.... I guess there is no need to write much about this aircraft, as it's one of the iconic fighters of WW 2. If you want to now something about the development, please go back to page 6 and have a look at my Italian G-6 from December last year. First the "Kanonenboot" (gun boat) was not really famous with the Luftwaffe pilots, because with its two additional 20 mm MG 151/20 underwing gondolas the aircraft was about 200 kg heavier, which meant also slower and less manoeuvrable. But when these pilots noticed how devastating a single pass, firing with all 5 weapons, could be for an enemy bomber, they got a different opinion ....



.... in its Profi Pack Eduard offers 5 nice decal versions and when I had a look at them I immediatly decided for the "Yellow 6" from 9./JG 3 with its yellow bulges and the eyes A really striking unit marking. This aircraft was flown by Oberfeldwebel (Sergeant) Alfred Surau (on the right with dark cap). It was not easy to find a photo of him, because I know only that one, where he sits on the left main wheel of his aircraft, which is not really good for using it here. This photo I found on flickr. Surau was an ace with 41 aerial victories on the Eastern Front which he scored between 17. April and 30. July 1943. His most successful day was the 21.07., when he scored 5 times. In August his unit was transfered to the "Reichsverteidigung" (home defense). Between 6. September and 14. October he shot down five B-17, one of them over Swiss territory. His last combat took place on the 14.10.1943 when US bombers attacked Schweinfurt. He succeeded in shooting down a B-17 but his machine was heavily hit by return fire from other bombers. Though Surau was severely wounded, he was still able to bail out of "Yellow 6" but sadly died the same day in the hospital of Wertheim ....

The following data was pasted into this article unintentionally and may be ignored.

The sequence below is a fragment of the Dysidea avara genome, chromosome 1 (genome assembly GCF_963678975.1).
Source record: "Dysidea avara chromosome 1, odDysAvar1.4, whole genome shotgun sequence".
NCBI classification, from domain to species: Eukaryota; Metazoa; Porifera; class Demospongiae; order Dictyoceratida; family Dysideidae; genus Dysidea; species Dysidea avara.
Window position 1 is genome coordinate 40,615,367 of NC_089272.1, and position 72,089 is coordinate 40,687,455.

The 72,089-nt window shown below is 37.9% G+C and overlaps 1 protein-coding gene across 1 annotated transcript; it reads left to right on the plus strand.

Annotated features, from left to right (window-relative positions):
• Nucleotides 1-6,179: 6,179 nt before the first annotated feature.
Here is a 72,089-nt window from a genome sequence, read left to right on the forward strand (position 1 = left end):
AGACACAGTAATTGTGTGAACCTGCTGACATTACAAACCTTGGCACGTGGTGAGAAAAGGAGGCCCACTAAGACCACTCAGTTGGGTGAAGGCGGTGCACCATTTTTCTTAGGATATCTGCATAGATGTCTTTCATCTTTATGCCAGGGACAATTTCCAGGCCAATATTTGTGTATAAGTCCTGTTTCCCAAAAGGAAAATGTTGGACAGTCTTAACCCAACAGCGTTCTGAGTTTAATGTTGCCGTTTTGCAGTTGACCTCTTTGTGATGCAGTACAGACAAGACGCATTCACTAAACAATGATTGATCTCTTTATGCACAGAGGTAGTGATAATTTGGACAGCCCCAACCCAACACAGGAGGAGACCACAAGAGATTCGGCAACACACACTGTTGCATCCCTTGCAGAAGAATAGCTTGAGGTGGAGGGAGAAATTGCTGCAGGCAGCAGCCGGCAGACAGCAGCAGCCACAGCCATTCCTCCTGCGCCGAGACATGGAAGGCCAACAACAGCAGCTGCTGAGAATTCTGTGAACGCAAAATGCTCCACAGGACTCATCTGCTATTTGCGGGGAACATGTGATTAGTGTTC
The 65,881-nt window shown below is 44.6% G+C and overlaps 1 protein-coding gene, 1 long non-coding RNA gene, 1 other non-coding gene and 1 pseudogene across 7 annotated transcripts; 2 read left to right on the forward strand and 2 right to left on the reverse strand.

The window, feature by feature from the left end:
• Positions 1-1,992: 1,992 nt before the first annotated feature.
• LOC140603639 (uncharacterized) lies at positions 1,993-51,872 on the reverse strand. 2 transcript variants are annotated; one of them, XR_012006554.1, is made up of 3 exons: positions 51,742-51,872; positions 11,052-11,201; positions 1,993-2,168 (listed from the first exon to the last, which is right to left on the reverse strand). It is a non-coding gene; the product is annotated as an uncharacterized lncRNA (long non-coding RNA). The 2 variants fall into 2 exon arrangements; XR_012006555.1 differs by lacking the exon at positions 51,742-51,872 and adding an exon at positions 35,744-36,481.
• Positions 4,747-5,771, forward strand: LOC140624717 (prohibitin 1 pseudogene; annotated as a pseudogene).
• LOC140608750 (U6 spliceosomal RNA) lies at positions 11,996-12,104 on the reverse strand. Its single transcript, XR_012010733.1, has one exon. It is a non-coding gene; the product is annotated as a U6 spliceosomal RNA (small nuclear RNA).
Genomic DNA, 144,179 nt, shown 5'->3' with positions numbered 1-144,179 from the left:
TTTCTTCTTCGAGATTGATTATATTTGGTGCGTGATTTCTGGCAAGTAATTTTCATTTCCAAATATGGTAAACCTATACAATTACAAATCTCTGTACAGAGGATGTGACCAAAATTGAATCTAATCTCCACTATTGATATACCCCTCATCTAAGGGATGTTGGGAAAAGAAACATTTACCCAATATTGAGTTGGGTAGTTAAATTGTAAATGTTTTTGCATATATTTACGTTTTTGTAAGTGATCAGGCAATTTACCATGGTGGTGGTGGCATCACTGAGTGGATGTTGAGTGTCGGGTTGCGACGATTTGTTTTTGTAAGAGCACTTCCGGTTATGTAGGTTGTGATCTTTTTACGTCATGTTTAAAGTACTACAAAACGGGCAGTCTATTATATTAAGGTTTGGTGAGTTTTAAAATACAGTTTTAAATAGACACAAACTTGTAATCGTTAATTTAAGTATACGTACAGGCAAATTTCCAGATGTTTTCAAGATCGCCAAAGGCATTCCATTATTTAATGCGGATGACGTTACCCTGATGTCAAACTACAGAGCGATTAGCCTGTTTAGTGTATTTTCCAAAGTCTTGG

.... this kit is surely the best Bf 109 G-6 in 1/48 to this day. Highly detailed and a perfect fitting. I really enjoyed building it though also this kit is not flawless. Well, which kit is it? The Profi Pack comes with a mask and a PE card, though most of these parts vanish in the cockpit and are never seen again. So I only used a few of them, like the instrument panel and the seat belts. The only negative points I noticed about this kit are 1) the pitot tube is moulded to the wing, which means that it will break off very easily (of course that happened to me .... ) and 2) no position lights made of clear parts. This kit costs about 30 Euros, so I think, I can expect that. Furthermore I think the angle of the main undercarriage is not slant enough. But I am far from being an expert and so that are the only complaints I have about this really great kit ....


.... the paints I used for this kit are from various brands. While RLM 76 comes from Vallejo, for RLM 74 and 75 I took Gunze. For the cockpit interior RLM 66 I used Revell and the stripes camouflage on the fuselage is made with a 50/50 mix of RLM 75 and 02 from Gunze, highly thinned with Isopropanol (at least 200 percent). The propeller blades are painted with RLM 70 from Agama, while RLM 04 for the spinner, bulges and lower cowling comes from Revell again. Finally the clear coat is made with satin varnish from Marabu. Nice to have so many different paints in my stash